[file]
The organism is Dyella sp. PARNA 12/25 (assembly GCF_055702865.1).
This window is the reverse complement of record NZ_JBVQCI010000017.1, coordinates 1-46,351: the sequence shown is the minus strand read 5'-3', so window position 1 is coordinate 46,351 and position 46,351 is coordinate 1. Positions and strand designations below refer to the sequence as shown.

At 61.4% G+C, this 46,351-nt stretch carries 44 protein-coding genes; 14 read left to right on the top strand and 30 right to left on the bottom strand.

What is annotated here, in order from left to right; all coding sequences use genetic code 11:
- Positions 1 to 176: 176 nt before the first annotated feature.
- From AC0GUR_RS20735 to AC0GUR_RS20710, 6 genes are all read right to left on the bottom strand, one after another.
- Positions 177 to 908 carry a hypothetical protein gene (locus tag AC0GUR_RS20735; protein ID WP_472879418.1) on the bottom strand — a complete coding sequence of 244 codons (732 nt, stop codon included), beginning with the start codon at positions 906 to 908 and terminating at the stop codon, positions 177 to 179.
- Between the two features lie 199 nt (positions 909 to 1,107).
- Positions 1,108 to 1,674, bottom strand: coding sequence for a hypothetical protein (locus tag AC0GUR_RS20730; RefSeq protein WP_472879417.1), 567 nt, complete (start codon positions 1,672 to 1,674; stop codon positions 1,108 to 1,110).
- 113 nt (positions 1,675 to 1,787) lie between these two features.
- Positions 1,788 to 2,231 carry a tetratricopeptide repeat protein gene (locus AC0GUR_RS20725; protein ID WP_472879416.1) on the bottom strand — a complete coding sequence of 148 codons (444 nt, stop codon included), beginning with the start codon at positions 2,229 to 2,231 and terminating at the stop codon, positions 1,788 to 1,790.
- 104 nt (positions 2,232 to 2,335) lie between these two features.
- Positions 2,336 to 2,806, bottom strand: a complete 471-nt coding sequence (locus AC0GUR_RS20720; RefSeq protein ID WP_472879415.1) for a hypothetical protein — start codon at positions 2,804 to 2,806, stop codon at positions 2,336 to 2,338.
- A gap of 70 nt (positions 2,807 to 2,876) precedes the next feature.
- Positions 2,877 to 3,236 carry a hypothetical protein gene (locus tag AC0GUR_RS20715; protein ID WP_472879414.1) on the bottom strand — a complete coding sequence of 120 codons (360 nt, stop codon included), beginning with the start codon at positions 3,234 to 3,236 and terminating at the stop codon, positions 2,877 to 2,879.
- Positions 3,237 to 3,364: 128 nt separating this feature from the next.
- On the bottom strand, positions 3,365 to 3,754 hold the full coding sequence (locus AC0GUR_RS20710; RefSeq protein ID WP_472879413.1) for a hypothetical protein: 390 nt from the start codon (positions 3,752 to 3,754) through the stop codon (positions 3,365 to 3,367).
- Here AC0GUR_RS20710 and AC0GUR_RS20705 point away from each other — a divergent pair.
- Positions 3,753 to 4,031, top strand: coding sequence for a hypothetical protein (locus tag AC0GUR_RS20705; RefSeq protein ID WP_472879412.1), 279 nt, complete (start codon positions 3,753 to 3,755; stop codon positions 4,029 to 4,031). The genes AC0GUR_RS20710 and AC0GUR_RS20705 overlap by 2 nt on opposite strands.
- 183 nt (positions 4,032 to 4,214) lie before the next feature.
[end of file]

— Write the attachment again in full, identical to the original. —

The organism is Dyella sp. PARNA 12/25 (assembly GCF_055702865.1).
This window is the reverse complement of record NZ_JBVQCI010000017.1, coordinates 1-46,351: the sequence shown is the minus strand read 5'-3', so window position 1 is coordinate 46,351 and position 46,351 is coordinate 1. Positions and strand designations below refer to the sequence as shown.

At 61.4% G+C, this 46,351-nt stretch carries 44 protein-coding genes; 14 read left to right on the top strand and 30 right to left on the bottom strand.

What is annotated here, in order from left to right; all coding sequences use genetic code 11:
- Positions 1 to 176: 176 nt before the first annotated feature.
- From AC0GUR_RS20735 to AC0GUR_RS20710, 6 genes are all read right to left on the bottom strand, one after another.
- Positions 177 to 908 carry a hypothetical protein gene (locus tag AC0GUR_RS20735; protein ID WP_472879418.1) on the bottom strand — a complete coding sequence of 244 codons (732 nt, stop codon included), beginning with the start codon at positions 906 to 908 and terminating at the stop codon, positions 177 to 179.
- Between the two features lie 199 nt (positions 909 to 1,107).
- Positions 1,108 to 1,674, bottom strand: coding sequence for a hypothetical protein (locus tag AC0GUR_RS20730; RefSeq protein WP_472879417.1), 567 nt, complete (start codon positions 1,672 to 1,674; stop codon positions 1,108 to 1,110).
- 113 nt (positions 1,675 to 1,787) lie between these two features.
- Positions 1,788 to 2,231 carry a tetratricopeptide repeat protein gene (locus AC0GUR_RS20725; protein ID WP_472879416.1) on the bottom strand — a complete coding sequence of 148 codons (444 nt, stop codon included), beginning with the start codon at positions 2,229 to 2,231 and terminating at the stop codon, positions 1,788 to 1,790.
- 104 nt (positions 2,232 to 2,335) lie between these two features.
- Positions 2,336 to 2,806, bottom strand: a complete 471-nt coding sequence (locus AC0GUR_RS20720; RefSeq protein ID WP_472879415.1) for a hypothetical protein — start codon at positions 2,804 to 2,806, stop codon at positions 2,336 to 2,338.
- A gap of 70 nt (positions 2,807 to 2,876) precedes the next feature.
- Positions 2,877 to 3,236 carry a hypothetical protein gene (locus tag AC0GUR_RS20715; protein ID WP_472879414.1) on the bottom strand — a complete coding sequence of 120 codons (360 nt, stop codon included), beginning with the start codon at positions 3,234 to 3,236 and terminating at the stop codon, positions 2,877 to 2,879.
- Positions 3,237 to 3,364: 128 nt separating this feature from the next.
- On the bottom strand, positions 3,365 to 3,754 hold the full coding sequence (locus AC0GUR_RS20710; RefSeq protein ID WP_472879413.1) for a hypothetical protein: 390 nt from the start codon (positions 3,752 to 3,754) through the stop codon (positions 3,365 to 3,367).
- Here AC0GUR_RS20710 and AC0GUR_RS20705 point away from each other — a divergent pair.
- Positions 3,753 to 4,031, top strand: coding sequence for a hypothetical protein (locus tag AC0GUR_RS20705; RefSeq protein ID WP_472879412.1), 279 nt, complete (start codon positions 3,753 to 3,755; stop codon positions 4,029 to 4,031). The genes AC0GUR_RS20710 and AC0GUR_RS20705 overlap by 2 nt on opposite strands.
- 183 nt (positions 4,032 to 4,214) lie before the next feature.